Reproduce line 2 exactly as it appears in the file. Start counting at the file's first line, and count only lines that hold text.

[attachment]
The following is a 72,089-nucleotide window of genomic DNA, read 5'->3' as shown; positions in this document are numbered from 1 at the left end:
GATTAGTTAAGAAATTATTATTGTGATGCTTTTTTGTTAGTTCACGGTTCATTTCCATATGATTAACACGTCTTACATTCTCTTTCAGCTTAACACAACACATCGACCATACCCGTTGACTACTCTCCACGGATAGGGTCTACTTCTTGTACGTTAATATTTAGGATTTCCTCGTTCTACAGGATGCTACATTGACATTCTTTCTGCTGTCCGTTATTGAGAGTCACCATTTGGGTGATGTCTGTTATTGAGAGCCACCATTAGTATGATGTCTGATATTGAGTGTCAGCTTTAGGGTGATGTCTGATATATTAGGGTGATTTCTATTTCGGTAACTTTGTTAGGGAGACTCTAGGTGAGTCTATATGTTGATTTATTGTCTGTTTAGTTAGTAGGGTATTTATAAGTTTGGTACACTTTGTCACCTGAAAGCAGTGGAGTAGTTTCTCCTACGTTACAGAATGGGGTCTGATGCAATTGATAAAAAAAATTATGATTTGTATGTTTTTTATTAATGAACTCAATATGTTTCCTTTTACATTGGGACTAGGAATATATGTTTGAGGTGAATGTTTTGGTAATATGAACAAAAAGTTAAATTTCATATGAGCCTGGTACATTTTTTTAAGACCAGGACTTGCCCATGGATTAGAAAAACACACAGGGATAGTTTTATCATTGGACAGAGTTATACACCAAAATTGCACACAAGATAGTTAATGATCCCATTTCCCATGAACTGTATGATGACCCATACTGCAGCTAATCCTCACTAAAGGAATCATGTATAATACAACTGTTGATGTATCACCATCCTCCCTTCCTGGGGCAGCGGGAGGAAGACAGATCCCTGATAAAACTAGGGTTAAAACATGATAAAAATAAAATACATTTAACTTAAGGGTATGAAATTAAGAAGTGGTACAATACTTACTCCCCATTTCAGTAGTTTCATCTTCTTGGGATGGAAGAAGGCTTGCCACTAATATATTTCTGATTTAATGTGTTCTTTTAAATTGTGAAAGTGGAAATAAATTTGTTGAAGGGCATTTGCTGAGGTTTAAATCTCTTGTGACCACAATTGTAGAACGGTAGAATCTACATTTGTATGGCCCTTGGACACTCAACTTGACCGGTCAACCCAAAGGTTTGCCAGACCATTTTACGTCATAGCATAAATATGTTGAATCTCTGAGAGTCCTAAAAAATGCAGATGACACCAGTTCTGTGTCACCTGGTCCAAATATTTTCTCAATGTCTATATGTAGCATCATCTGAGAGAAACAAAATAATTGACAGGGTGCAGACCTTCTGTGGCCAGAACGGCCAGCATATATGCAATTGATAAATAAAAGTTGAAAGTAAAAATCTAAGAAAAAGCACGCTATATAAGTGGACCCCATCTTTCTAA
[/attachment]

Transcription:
GATTAGTTAAGAAATTATTATTGTGATGCTTTTTTGTTAGTTCACGGTTCATTTCCATATGATTAACACGTCTTACATTCTCTTTCAGCTTAACACAACACATCGACCATACCCGTTGACTACTCTCCACGGATAGGGTCTACTTCTTGTACGTTAATATTTAGGATTTCCTCGTTCTACAGGATGCTACATTGACATTCTTTCTGCTGTCCGTTATTGAGAGTCACCATTTGGGTGATGTCTGTTATTGAGAGCCACCATTAGTATGATGTCTGATATTGAGTGTCAGCTTTAGGGTGATGTCTGATATATTAGGGTGATTTCTATTTCGGTAACTTTGTTAGGGAGACTCTAGGTGAGTCTATATGTTGATTTATTGTCTGTTTAGTTAGTAGGGTATTTATAAGTTTGGTACACTTTGTCACCTGAAAGCAGTGGAGTAGTTTCTCCTACGTTACAGAATGGGGTCTGATGCAATTGATAAAAAAAATTATGATTTGTATGTTTTTTATTAATGAACTCAATATGTTTCCTTTTACATTGGGACTAGGAATATATGTTTGAGGTGAATGTTTTGGTAATATGAACAAAAAGTTAAATTTCATATGAGCCTGGTACATTTTTTTAAGACCAGGACTTGCCCATGGATTAGAAAAACACACAGGGATAGTTTTATCATTGGACAGAGTTATACACCAAAATTGCACACAAGATAGTTAATGATCCCATTTCCCATGAACTGTATGATGACCCATACTGCAGCTAATCCTCACTAAAGGAATCATGTATAATACAACTGTTGATGTATCACCATCCTCCCTTCCTGGGGCAGCGGGAGGAAGACAGATCCCTGATAAAACTAGGGTTAAAACATGATAAAAATAAAATACATTTAACTTAAGGGTATGAAATTAAGAAGTGGTACAATACTTACTCCCCATTTCAGTAGTTTCATCTTCTTGGGATGGAAGAAGGCTTGCCACTAATATATTTCTGATTTAATGTGTTCTTTTAAATTGTGAAAGTGGAAATAAATTTGTTGAAGGGCATTTGCTGAGGTTTAAATCTCTTGTGACCACAATTGTAGAACGGTAGAATCTACATTTGTATGGCCCTTGGACACTCAACTTGACCGGTCAACCCAAAGGTTTGCCAGACCATTTTACGTCATAGCATAAATATGTTGAATCTCTGAGAGTCCTAAAAAATGCAGATGACACCAGTTCTGTGTCACCTGGTCCAAATATTTTCTCAATGTCTATATGTAGCATCATCTGAGAGAAACAAAATAATTGACAGGGTGCAGACCTTCTGTGGCCAGAACGGCCAGCATATATGCAATTGATAAATAAAAGTTGAAAGTAAAAATCTAAGAAAAAGCACGCTATATAAGTGGACCCCATCTTTCTAA